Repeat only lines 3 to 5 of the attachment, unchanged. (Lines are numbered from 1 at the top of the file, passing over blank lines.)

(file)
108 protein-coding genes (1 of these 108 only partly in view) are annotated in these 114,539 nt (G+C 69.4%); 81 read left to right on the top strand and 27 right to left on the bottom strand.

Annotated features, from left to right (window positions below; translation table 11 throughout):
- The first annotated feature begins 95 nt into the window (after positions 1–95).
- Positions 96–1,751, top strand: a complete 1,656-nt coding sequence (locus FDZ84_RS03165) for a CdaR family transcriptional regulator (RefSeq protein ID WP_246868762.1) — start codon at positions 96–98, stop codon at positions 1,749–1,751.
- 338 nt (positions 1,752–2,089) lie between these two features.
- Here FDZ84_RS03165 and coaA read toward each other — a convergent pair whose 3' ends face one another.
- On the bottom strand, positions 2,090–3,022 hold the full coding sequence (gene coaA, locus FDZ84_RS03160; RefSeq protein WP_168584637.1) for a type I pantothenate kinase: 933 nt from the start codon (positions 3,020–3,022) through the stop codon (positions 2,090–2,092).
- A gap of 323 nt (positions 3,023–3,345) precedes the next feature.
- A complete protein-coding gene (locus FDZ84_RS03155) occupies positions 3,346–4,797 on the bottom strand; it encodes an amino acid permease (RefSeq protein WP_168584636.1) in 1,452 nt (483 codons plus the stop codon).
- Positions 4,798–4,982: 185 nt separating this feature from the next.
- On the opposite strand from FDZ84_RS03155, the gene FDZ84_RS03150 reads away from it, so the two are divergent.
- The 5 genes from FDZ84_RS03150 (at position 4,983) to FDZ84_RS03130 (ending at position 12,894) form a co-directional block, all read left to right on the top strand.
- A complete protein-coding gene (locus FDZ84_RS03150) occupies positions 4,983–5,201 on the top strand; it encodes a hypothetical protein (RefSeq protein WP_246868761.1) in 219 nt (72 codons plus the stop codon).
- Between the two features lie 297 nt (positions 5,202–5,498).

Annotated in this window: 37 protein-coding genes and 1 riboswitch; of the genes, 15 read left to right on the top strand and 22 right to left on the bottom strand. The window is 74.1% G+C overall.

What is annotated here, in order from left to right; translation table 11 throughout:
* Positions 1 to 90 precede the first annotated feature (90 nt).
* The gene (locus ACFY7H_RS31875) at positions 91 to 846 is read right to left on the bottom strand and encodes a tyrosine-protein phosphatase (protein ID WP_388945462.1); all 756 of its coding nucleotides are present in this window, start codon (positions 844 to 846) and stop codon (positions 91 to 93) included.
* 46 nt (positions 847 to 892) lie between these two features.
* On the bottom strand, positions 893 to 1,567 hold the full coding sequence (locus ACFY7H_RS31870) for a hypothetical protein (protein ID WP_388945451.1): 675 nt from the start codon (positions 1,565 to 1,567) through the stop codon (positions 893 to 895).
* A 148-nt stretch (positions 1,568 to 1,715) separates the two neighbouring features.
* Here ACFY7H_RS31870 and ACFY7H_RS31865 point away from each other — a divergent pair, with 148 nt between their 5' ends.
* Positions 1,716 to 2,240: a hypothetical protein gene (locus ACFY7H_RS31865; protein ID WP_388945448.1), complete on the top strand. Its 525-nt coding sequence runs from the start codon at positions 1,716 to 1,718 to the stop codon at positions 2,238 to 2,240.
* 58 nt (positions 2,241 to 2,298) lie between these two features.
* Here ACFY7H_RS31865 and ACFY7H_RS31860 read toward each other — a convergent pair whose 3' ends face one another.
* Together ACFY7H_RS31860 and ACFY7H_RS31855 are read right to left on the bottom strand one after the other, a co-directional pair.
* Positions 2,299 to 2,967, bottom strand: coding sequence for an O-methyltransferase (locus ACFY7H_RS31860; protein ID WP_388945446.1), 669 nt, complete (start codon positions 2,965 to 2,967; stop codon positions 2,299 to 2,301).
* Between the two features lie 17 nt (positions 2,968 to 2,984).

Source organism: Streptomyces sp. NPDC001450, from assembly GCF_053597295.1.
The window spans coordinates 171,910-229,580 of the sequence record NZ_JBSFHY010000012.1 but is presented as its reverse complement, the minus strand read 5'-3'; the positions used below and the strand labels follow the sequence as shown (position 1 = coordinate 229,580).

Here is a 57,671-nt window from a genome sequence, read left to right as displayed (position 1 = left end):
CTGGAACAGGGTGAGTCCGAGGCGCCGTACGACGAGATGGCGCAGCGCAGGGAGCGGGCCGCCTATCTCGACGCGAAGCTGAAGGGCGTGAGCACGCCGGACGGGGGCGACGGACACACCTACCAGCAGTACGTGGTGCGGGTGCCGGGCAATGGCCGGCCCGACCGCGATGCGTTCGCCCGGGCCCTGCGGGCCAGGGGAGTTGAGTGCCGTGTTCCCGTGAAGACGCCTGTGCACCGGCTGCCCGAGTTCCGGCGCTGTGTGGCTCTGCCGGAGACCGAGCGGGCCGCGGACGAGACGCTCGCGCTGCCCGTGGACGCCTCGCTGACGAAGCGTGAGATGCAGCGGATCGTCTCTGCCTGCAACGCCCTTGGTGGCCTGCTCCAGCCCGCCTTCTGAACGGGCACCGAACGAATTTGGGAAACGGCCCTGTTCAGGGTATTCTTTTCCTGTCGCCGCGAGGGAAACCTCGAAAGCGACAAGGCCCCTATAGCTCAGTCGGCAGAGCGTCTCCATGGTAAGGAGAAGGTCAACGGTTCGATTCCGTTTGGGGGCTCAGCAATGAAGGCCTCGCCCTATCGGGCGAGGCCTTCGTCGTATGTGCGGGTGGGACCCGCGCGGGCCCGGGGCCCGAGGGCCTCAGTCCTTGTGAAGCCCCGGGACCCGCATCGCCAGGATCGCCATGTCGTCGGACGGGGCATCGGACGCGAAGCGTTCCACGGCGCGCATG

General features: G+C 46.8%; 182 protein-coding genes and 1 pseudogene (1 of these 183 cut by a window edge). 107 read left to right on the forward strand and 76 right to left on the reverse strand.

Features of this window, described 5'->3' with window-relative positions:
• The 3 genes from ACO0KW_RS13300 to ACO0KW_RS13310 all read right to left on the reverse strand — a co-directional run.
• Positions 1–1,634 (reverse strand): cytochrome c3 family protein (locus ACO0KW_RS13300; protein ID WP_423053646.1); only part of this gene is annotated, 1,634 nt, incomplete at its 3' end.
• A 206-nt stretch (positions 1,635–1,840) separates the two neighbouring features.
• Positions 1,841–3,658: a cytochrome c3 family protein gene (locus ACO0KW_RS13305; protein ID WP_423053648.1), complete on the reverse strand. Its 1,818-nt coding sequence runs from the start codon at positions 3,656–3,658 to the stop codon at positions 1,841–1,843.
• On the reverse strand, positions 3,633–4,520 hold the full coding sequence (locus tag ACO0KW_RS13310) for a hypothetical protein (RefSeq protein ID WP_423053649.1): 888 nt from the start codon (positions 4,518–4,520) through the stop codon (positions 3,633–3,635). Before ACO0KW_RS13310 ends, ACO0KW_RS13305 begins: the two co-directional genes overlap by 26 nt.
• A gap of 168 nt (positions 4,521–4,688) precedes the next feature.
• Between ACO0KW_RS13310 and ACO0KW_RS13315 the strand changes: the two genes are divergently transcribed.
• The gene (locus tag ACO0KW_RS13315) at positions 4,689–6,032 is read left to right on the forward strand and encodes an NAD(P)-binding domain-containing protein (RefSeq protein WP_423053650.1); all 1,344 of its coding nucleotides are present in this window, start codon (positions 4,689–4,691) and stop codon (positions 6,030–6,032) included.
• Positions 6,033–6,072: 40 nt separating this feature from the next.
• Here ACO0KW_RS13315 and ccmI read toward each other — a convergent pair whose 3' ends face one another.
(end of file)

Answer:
- The first annotated feature begins 95 nt into the window (after positions 1–95).
- Positions 96–1,751, top strand: a complete 1,656-nt coding sequence (locus FDZ84_RS03165) for a CdaR family transcriptional regulator (RefSeq protein ID WP_246868762.1) — start codon at positions 96–98, stop codon at positions 1,749–1,751.
- 338 nt (positions 1,752–2,089) lie between these two features.